Noninvasive vagus nerve stimulation (nVNS) provided participants with episodic migraine pain reduction or complete pain relief in as little as 30 minutes and for as long as 120 minutes after onset of attack, according to study results published in Neurology.
Researchers of the Prospective Study of nVNS for the Acute Treatment of Migraine (PRESTO; NCT02378844)—a randomized, double-blind, sham-controlled study—evaluated the efficacy, safety, and tolerability of noninvasive vagus nerve stimulation when used as a pain control option for patients with episodic migraine with or without aura. Participants were randomly assigned to either the sham control arm or the noninvasive vagus nerve stimulation treatment arm.
All patients self-administered the stimulations, with the treatment arm using low-voltage electrical signals with a 5-kHz sine wave burst and 24-V peak voltage and the sham arm receiving a low-frequency biphasic signal. Patients were asked to record treatments and results in an electronic diary. This study included a 4-week, double-blind period followed by a 4-week, open-label period.
Of the 120 patients in the treatment arm, 79.2% were female and the average age was 38.8±11 years old. Of the 123 patients in the sham arm, 74% were female and the average age was 39.6±11.8 years old. After the first treated attack, more patients in the treatment arm were pain-free at 30 and 60 minutes when compared with the sham arm (12.7% vs 4.2%, P =.012; 21% vs 10%, P =.023, respectively), and repeated measures indicated that the treatment arm was superior at 30, 60, and 120 minutes (odds ratio 2.3; 95% CI, 1.2–4.4; P =.012).
After the first treated attack, more patients in the treatment arm experienced some pain relief at 120 minutes when compared with the sham arm (40.8% vs 27.6%; P =.03), and the mean percentage pain score reductions were significantly more for the treatment arm at 60 minutes and 120 minutes when compared with the sham arm (−25.4% vs −7.7%, P =.033; −34.8% vs −5.4%, P =.004, respectively).
More patients reported not vomiting 120 minutes after the first treated attack in the treatment arm compared with the sham arm (75% vs 37.5%; P =.315). Bang Blinding Index estimates indicated that the patients were successfully blinded to their protocol. Responses for the nVNS continued into the open-label period, with 26.8% being free from pain and 41.8% finding some pain relief.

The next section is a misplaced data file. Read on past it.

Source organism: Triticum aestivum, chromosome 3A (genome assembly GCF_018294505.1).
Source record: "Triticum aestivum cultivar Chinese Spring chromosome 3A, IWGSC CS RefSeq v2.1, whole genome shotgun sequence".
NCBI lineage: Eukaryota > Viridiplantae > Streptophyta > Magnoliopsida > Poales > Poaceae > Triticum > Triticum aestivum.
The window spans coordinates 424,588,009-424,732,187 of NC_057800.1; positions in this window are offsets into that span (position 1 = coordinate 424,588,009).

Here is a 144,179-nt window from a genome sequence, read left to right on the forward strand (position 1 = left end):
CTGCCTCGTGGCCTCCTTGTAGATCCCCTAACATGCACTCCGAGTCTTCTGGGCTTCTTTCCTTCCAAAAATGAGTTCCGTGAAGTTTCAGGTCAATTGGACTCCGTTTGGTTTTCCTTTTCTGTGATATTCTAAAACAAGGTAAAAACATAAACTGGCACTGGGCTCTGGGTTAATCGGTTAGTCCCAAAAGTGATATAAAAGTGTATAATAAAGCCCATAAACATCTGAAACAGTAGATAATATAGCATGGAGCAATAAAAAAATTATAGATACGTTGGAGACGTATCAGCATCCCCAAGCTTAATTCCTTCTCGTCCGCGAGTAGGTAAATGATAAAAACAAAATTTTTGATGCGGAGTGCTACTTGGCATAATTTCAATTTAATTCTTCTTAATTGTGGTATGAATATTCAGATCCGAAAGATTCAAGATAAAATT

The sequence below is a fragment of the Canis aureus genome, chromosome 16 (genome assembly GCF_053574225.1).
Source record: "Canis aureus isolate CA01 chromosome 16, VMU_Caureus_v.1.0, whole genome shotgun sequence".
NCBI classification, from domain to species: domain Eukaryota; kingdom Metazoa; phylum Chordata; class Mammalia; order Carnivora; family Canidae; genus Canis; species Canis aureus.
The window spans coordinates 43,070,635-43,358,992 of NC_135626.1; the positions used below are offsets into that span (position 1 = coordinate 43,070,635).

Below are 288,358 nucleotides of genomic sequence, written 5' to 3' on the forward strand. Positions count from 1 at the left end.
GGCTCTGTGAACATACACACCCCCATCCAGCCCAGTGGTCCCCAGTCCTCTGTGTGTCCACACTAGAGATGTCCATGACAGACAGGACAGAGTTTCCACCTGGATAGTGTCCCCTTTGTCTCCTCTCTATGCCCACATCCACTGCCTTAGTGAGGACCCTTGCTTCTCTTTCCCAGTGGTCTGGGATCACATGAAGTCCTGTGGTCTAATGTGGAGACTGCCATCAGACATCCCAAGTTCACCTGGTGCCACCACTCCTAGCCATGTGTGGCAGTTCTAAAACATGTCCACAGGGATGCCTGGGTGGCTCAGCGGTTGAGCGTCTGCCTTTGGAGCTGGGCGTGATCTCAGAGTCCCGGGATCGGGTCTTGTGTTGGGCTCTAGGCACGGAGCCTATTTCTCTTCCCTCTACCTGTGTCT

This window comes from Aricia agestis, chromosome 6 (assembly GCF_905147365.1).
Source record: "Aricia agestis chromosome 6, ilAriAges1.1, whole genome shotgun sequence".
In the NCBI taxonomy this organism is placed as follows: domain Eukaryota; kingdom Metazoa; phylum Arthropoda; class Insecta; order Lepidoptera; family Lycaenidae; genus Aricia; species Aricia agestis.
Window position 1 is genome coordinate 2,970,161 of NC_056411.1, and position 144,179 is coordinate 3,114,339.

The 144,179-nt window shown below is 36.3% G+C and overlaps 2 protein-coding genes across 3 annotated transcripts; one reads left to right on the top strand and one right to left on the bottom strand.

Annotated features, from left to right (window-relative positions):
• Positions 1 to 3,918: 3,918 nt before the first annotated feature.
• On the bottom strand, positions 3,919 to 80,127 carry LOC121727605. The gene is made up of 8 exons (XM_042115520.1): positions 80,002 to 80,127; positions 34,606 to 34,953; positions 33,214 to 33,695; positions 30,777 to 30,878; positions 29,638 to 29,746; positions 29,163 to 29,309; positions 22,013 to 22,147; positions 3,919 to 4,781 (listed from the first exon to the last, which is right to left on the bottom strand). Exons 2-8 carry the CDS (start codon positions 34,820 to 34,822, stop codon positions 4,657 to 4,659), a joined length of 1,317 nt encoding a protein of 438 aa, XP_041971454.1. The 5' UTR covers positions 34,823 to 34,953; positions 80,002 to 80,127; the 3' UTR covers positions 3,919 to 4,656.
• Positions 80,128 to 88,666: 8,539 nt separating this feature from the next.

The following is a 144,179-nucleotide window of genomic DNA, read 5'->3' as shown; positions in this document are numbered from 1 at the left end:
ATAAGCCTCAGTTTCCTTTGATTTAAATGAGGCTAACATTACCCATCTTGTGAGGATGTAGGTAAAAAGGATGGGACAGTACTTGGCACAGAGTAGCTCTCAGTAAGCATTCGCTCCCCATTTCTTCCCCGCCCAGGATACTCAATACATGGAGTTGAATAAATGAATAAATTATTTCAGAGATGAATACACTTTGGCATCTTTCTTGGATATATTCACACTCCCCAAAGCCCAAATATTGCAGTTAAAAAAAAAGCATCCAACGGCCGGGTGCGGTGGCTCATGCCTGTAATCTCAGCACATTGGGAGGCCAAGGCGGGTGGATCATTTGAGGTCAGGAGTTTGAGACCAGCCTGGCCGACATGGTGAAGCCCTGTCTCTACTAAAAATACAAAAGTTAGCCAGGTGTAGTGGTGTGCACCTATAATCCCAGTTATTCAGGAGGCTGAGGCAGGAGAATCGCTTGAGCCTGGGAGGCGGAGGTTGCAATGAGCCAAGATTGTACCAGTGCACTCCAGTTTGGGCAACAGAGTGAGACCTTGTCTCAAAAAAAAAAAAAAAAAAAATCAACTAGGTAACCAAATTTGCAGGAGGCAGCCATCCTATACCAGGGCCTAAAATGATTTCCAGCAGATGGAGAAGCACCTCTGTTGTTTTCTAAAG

Discomfort at the application site and nasopharyngitis were the most common adverse events reported in the treatment arm, and application site erythema and pain, dizziness, flu-like symptoms, and nasopharyngitis were the most common adverse events reported in the sham arm. Overall, 96% reported the device was somewhat or very easy to use, and 60.2% of the treatment arm would recommend the device to family or friends.
The limitations of this study include the fact that the stimulation in the sham arm, although not as powerful as the treatment arm, could have elicited some physiologically active response or a psychobiological placebo effect.
The researchers concluded that the efficacy, safety, and tolerability of nVNS for migraine pain control make this therapeutic approach a clinically relevant treatment option.
This study was supported by electroCore INC, the company that owns gammaCore™, the noninvasive vagus nerve stimulator. Please refer to original reference for a complete list of authors’ disclosures.
Tassorelli C, Grazzi L, de Tommaso M, et al. Noninvasive vagus nerve stimulation as acute therapy for migraine: The randomized PRESTO study. 2018;91(4):e364-e373.